This is an interactive website that provides descriptive information and data related to ten key climate indicators. These climate indicators and related resources show global patterns and data that are intuitive and compelling teaching tools.

This activity uses two interactive simulations to illustrate climate change, 1) at the micro/molecular level - modeling the impact of increasing concentrations of greenhouse gases in the atmosphere on surface temperature and 2) at the macro level - modeling changes in glacier thickness and flow as a result of rising surface temperature.

This interactive visualization from the NASA Earth Observatory website compares Arctic sea ice minimum extent from 1984 to that of 2012.

This static graph of changes in CO2 concentrations goes back 400,000 years, showing the dramatic spike in recent years.

A video from the Extreme Ice Survey in which Dr. Tad Pfeffer and photographer Jim Balog discuss the dynamics of the Columbia glacier's retreat in recent years through this time-lapse movie. Key point: glacier size is being reduced not just by glacial melting but due to a shift in glacial dynamics brought on by climate change.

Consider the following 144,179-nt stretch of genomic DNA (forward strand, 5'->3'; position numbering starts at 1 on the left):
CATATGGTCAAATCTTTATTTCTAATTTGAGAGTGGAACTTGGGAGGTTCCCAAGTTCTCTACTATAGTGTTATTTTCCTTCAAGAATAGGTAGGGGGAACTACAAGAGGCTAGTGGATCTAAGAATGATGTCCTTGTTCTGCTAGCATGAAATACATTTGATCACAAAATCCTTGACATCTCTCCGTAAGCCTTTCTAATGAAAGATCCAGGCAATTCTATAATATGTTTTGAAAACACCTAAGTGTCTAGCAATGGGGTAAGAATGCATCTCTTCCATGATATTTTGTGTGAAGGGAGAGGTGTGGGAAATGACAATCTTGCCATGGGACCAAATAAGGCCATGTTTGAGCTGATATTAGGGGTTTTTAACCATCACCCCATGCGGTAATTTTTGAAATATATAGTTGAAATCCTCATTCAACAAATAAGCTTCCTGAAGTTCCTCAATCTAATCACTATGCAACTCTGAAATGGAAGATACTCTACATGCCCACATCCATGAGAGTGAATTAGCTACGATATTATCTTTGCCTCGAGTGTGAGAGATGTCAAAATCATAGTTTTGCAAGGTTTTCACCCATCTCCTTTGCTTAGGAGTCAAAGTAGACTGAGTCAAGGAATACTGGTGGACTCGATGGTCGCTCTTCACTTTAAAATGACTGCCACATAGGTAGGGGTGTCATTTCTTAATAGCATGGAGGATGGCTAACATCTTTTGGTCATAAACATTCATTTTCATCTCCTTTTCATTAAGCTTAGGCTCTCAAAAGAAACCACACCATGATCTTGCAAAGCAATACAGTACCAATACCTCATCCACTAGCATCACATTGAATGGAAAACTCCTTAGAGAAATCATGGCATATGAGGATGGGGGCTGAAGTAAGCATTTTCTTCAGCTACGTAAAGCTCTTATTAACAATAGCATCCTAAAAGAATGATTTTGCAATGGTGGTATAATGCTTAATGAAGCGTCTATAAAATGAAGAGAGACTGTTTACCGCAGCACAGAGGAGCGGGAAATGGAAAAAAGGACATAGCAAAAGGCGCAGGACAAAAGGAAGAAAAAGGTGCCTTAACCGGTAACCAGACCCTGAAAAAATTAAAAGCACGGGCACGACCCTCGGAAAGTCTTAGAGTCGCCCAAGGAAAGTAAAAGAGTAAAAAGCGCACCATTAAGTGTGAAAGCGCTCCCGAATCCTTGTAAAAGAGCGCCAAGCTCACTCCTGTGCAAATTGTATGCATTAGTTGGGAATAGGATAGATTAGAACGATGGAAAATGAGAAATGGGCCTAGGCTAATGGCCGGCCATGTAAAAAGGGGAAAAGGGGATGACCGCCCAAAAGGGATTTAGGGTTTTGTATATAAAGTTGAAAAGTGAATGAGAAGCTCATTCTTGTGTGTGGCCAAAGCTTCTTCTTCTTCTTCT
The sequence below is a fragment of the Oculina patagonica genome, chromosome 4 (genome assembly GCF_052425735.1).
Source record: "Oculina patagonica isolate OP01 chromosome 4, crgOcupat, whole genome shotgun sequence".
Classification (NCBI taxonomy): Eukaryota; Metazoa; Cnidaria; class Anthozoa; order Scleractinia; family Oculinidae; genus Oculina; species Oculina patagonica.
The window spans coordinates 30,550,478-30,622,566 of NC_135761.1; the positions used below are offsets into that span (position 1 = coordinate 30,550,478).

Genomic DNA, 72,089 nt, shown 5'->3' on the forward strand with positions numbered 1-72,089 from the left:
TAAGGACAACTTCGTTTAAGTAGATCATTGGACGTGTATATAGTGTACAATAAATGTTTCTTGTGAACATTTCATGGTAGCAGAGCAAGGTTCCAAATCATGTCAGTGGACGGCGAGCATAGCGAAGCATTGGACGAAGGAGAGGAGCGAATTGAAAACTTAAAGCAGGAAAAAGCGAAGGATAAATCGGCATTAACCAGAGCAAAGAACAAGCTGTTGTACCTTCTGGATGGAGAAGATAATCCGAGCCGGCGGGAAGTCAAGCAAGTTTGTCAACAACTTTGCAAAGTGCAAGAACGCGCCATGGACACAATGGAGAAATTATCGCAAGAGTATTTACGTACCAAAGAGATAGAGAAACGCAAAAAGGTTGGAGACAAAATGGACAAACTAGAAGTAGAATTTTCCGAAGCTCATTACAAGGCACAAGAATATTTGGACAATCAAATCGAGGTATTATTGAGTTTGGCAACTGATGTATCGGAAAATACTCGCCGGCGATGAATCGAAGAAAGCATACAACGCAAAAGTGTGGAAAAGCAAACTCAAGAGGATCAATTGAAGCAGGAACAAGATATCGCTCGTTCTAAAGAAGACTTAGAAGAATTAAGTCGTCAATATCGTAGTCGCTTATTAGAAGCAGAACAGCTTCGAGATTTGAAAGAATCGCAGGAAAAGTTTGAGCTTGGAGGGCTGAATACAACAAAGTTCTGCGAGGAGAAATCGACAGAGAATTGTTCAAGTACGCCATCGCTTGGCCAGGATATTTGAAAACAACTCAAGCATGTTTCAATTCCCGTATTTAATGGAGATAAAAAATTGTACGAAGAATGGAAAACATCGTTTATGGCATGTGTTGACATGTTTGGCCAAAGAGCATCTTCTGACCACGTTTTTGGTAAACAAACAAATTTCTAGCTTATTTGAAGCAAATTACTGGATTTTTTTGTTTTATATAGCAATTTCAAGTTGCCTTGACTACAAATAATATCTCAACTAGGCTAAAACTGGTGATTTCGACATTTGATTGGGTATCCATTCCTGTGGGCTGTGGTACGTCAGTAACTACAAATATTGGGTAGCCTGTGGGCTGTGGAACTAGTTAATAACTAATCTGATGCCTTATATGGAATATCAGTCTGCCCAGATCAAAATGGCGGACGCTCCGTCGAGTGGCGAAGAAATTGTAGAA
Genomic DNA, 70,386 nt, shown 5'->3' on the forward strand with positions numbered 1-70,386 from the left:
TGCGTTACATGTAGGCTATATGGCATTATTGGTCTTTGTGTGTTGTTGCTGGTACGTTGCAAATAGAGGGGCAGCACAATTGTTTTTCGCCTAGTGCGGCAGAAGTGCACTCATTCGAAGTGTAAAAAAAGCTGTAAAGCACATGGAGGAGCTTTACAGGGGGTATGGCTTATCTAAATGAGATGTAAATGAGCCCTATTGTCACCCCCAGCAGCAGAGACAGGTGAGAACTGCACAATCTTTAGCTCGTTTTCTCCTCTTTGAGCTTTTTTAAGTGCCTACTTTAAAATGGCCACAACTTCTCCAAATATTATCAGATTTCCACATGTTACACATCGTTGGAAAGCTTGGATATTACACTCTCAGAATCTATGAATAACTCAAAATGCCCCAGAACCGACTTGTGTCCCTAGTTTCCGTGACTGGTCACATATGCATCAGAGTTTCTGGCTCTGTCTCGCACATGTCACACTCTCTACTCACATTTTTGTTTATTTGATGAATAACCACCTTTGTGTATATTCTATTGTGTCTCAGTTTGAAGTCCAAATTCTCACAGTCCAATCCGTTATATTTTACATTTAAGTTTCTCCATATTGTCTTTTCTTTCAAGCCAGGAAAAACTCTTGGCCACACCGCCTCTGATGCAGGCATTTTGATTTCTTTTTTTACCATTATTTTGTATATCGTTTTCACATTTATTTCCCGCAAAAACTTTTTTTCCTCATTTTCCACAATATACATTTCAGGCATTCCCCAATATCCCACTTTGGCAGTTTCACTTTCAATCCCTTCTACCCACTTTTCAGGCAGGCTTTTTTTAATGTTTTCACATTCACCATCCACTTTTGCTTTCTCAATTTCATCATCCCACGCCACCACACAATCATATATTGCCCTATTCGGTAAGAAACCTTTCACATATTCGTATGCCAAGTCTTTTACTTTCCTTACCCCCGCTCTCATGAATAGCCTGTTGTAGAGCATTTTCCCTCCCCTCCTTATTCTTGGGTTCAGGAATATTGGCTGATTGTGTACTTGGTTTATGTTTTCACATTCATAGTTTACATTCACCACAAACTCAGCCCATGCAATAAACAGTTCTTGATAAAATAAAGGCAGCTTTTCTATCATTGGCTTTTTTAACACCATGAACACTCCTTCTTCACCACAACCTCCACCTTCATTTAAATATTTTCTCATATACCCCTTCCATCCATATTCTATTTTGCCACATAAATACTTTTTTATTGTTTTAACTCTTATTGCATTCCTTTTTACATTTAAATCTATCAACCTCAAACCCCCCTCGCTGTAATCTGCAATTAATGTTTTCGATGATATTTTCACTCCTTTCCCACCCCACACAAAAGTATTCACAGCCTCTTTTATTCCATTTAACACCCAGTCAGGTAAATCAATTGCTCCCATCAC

This animation depicts real-time wind speed and direction at selected heights above Earth's surface, ocean surface currents, and ocean surface temperatures and anomalies.

This animated visualization was created for the planetarium film 'Dynamic Earth'. It illustrates the trail of energy that flows from atmospheric wind currents to ocean currents.

This demonstration shows how water absorbs more heat than air. The corollary that is made is that the oceans are absorbing a lot of the heat related to climate change. The video tutorial shows an engaging demonstration that teachers can do live in their classrooms as part of a larger lesson/discussion about global warming. The video itself also includes an animation of how greenhouse gases contribute to global warming and concludes by mentioning simple solutions for students.